Scott Lemieux

Scott Lemieux is an assistant professor of political science at the College of Saint Rose. He contributes to the blogs Lawyers, Guns, and Money and Vox Pop.

Recent Articles


MORE ON THE OBEY COMPROMISE. Lindsay Beyerstein has some follow-up reporting on the compromise that increased funding for "abstinence-only" recently discussed by Ann : Even opponents of abstinence-only education might concede that a few extra million for abstinence education is a small price to pay for easing the passage of a very important domestic spending bill that contains a lot of spending that's important to Democrats. Yet, principle is at stake here. Few people realize that the CBAE program promulgates out-and-out quackery and barely disguised religious dogma. These programs don't just encourage students to remain abstinent as teenagers. By law, they are required to teach "a mutually faithful monogamous relationship in the context of marriage is the expected standard of sexual activity," among many other stipulations. In other words, the program must teach that all sexual activity outside of marriage, even between consenting adults, violates some nebulous "expected standard."...


AGAINST AUTHENTICITY. I was busy Monday and forgot to mention Krugman 's great column . Bob Somerby summarizes for the non-Select: "Authenticity" became the press corps' favorite buzz-word in 1999, along with its silly handmaiden, "comfortable in his own skin." And let's state the obvious: When the press corps adopted such subjective markers as key standards of measure, they were giving themselves the right to tell whatever story they choose. It's perfectly easy to shape a narrative in which any candidate is most "authentic." As long as our standards of measure are so subjective, there's no real process of assessment being conducted at all. Right. And assertions of "authenticity" are not only feeble tautologies that are worthless as criteria of value . As Krugman points out, this focus -- with the focus on the haircuts of John Edwards being the most recent example -- on balance cuts strongly against progressive politics. Although there's no reason that a wealthy person can't advocate...


JUSTICE DANGLED AND WITHDRAWN. Radley Balko noted yesterday that Genarlow Wilson -- who was convicted to a ten-year prison sentence for receiving oral sex from a 15-year-old when he was 17 -- had his sentence reduced to less than time already served yesterday by Judge Robert H. Wilson (no relation). However, he unconscionably remains in prison because the state -- rather than taking the long overdue hint to do the right thing -- has appealed Wilson's ruling. This case has been a major prosecutorial, legislative, and now executive failure, and hopefully the appeal will be rejected and Wilson finally freed from his unjust and arbitrary sentence. --Scott Lemieux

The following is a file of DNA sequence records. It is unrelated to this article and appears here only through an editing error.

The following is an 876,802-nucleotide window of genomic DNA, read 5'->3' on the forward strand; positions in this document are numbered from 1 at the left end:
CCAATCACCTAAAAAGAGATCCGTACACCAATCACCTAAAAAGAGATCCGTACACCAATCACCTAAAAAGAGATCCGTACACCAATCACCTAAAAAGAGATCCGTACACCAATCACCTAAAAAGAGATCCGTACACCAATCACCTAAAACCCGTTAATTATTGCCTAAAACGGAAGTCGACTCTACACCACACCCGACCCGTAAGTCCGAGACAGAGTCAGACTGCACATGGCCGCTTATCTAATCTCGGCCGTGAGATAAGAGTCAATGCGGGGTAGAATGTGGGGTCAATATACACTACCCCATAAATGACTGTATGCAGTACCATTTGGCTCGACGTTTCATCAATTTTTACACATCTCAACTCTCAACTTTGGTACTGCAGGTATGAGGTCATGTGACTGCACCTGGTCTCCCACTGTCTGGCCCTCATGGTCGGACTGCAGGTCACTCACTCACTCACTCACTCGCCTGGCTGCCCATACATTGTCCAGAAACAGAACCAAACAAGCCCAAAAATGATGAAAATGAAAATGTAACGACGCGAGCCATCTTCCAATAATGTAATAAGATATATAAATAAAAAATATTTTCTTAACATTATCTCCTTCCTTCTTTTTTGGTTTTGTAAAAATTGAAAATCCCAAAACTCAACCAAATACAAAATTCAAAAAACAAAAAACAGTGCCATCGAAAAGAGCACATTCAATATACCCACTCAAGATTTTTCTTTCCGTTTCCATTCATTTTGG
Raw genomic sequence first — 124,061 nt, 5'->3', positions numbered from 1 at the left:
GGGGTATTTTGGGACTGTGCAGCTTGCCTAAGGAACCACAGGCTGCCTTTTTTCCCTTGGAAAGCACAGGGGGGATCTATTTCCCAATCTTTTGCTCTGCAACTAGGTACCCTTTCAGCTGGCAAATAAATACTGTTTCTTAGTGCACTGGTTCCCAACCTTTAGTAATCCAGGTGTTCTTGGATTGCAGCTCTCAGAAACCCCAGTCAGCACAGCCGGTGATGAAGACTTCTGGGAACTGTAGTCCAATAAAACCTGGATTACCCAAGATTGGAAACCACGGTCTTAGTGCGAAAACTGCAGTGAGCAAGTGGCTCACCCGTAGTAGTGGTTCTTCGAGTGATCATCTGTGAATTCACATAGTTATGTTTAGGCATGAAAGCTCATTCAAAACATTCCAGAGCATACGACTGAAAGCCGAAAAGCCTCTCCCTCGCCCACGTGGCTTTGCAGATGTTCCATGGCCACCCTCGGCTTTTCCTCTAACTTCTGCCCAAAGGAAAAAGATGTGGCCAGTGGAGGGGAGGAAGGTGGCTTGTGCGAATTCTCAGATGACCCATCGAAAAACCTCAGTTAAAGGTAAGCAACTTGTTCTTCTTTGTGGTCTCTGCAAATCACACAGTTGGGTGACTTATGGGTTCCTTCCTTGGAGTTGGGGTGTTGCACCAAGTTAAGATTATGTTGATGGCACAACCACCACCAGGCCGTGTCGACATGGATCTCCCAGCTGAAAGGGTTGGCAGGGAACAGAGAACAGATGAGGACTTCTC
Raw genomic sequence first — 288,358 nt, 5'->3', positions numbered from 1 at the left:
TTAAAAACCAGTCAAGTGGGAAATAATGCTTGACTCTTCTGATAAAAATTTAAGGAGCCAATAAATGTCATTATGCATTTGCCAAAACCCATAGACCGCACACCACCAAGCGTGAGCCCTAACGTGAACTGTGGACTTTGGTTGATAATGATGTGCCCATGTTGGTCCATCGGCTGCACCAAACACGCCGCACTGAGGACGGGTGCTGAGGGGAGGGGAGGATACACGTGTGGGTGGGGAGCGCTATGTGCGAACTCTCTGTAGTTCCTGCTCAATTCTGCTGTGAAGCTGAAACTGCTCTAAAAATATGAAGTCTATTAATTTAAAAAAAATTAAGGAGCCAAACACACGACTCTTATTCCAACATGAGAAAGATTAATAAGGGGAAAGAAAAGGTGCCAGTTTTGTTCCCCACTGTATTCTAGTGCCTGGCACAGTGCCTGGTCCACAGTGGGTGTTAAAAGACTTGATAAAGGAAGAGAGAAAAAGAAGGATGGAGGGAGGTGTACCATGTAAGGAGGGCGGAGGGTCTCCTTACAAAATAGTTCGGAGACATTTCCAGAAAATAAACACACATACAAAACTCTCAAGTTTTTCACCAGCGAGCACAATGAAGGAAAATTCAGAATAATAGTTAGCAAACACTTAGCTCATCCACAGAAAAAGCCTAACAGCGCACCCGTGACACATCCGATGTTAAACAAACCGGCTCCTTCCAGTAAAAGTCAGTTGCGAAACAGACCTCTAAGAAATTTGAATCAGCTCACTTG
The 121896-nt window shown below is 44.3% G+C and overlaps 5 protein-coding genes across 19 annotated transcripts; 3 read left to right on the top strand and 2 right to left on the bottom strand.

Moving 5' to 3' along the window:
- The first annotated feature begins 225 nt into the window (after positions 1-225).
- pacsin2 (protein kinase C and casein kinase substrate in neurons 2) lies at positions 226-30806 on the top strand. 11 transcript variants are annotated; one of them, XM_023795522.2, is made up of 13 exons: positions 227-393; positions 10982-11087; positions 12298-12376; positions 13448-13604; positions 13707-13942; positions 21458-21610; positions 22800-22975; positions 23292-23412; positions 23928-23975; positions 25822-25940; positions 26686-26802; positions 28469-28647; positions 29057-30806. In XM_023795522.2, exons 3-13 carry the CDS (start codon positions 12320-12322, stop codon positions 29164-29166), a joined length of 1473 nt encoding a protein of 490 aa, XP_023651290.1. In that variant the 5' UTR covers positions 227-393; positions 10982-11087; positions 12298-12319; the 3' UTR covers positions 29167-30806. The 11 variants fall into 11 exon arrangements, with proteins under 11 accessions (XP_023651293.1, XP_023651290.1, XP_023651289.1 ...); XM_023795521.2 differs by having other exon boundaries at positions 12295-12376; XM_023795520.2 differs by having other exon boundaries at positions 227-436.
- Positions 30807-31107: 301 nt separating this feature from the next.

POLITICS OF RESENTMENT: EDWARDS CONSULTANT DIVISION. Several people have already commented about the self-immolation of Mudcat Saunders ' poor-poor-pitiful-rural-Democrats shtick at Swampland . Obviously, substantive engagement with someone who declares that "I don't care what the "Metropolitan Wing" of my party thinks. I don't like them," while in the same paragraph claiming that the Strawman Resentment Built is guilty of "erroneous stereotyping of my people and culture" is impossible. So, instead, I thought I would summarize the content of his posts in quantitative terms: Number of serious policy proposals: 0 Examples of substantive disagreements between the crude stereotype wings of the party adduced by Saunders: 0 Citations of actual Democrats who express contempt for their rural allies: 0 Citations of urban, online Democrats who disagree with his earth-shattering claims that we need to "fight Republicans": 0 Actual content of the posts once the blubbering self-pity, crude attacks...


THE DEMOCRACY/SECURITY CONFLATION. Beyond the obvious , what's puzzling about Ken Baer 's attack on Ezra is this claim: "[s]ome even go so far as to excuse the Iranian regime, the better to deny the very existence of a threat." Even leaving aside Baer's hackish misrepresentation of Ezra's position, he's conflating two very different questions. First of all, the Iranian regime is obviously illiberal but not as repressive as many other regimes (say, Saudi Arabia) that one apparently doesn't have to support bombing in order to meet the Ken Baer Test of Seriousness. And secondly, does Baer seriously believe that a genuinely democratic Iran would be less of a threat to Israel? And if so, on what evidence? The fact that democratic regimes in which citizens have generally liberal values generally don't pose a security threat doesn't mean that this will be true of democracies in which the population isn't particularly liberal and is generally even more hostile to the U.S. and Israel than...